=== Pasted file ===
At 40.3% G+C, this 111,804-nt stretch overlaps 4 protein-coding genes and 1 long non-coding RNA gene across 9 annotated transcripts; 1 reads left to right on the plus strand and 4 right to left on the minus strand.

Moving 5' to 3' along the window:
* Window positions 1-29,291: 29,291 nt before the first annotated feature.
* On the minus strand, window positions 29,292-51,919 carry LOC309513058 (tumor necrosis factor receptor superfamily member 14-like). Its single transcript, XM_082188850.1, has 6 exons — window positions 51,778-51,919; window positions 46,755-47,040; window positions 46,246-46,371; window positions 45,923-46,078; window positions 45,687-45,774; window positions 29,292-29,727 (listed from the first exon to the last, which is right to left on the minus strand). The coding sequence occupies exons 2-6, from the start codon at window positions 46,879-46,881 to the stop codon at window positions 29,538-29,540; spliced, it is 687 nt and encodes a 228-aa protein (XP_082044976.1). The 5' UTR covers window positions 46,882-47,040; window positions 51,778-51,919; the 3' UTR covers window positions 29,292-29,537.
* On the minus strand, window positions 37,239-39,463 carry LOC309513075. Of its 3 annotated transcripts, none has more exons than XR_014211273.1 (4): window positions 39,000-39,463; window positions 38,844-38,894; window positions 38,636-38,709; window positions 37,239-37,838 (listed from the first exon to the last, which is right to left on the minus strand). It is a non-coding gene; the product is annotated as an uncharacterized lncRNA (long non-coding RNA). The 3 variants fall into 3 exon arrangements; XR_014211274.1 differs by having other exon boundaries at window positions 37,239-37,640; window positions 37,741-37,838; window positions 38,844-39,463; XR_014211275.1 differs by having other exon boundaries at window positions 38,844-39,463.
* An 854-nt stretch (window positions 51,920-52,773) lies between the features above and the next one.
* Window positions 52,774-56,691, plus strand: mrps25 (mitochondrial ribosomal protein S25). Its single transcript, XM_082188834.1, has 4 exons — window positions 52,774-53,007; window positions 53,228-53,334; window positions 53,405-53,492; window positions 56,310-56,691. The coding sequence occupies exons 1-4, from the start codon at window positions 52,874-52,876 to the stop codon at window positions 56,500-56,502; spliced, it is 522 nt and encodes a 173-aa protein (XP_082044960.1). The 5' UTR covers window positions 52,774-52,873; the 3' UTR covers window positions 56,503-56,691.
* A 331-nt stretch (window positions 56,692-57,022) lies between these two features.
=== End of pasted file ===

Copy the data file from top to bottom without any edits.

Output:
At 40.3% G+C, this 111,804-nt stretch overlaps 4 protein-coding genes and 1 long non-coding RNA gene across 9 annotated transcripts; 1 reads left to right on the plus strand and 4 right to left on the minus strand.

Moving 5' to 3' along the window:
* Window positions 1-29,291: 29,291 nt before the first annotated feature.
* On the minus strand, window positions 29,292-51,919 carry LOC309513058 (tumor necrosis factor receptor superfamily member 14-like). Its single transcript, XM_082188850.1, has 6 exons — window positions 51,778-51,919; window positions 46,755-47,040; window positions 46,246-46,371; window positions 45,923-46,078; window positions 45,687-45,774; window positions 29,292-29,727 (listed from the first exon to the last, which is right to left on the minus strand). The coding sequence occupies exons 2-6, from the start codon at window positions 46,879-46,881 to the stop codon at window positions 29,538-29,540; spliced, it is 687 nt and encodes a 228-aa protein (XP_082044976.1). The 5' UTR covers window positions 46,882-47,040; window positions 51,778-51,919; the 3' UTR covers window positions 29,292-29,537.
* On the minus strand, window positions 37,239-39,463 carry LOC309513075. Of its 3 annotated transcripts, none has more exons than XR_014211273.1 (4): window positions 39,000-39,463; window positions 38,844-38,894; window positions 38,636-38,709; window positions 37,239-37,838 (listed from the first exon to the last, which is right to left on the minus strand). It is a non-coding gene; the product is annotated as an uncharacterized lncRNA (long non-coding RNA). The 3 variants fall into 3 exon arrangements; XR_014211274.1 differs by having other exon boundaries at window positions 37,239-37,640; window positions 37,741-37,838; window positions 38,844-39,463; XR_014211275.1 differs by having other exon boundaries at window positions 38,844-39,463.
* An 854-nt stretch (window positions 51,920-52,773) lies between the features above and the next one.
* Window positions 52,774-56,691, plus strand: mrps25 (mitochondrial ribosomal protein S25). Its single transcript, XM_082188834.1, has 4 exons — window positions 52,774-53,007; window positions 53,228-53,334; window positions 53,405-53,492; window positions 56,310-56,691. The coding sequence occupies exons 1-4, from the start codon at window positions 52,874-52,876 to the stop codon at window positions 56,500-56,502; spliced, it is 522 nt and encodes a 173-aa protein (XP_082044960.1). The 5' UTR covers window positions 52,774-52,873; the 3' UTR covers window positions 56,503-56,691.
* A 331-nt stretch (window positions 56,692-57,022) lies between these two features.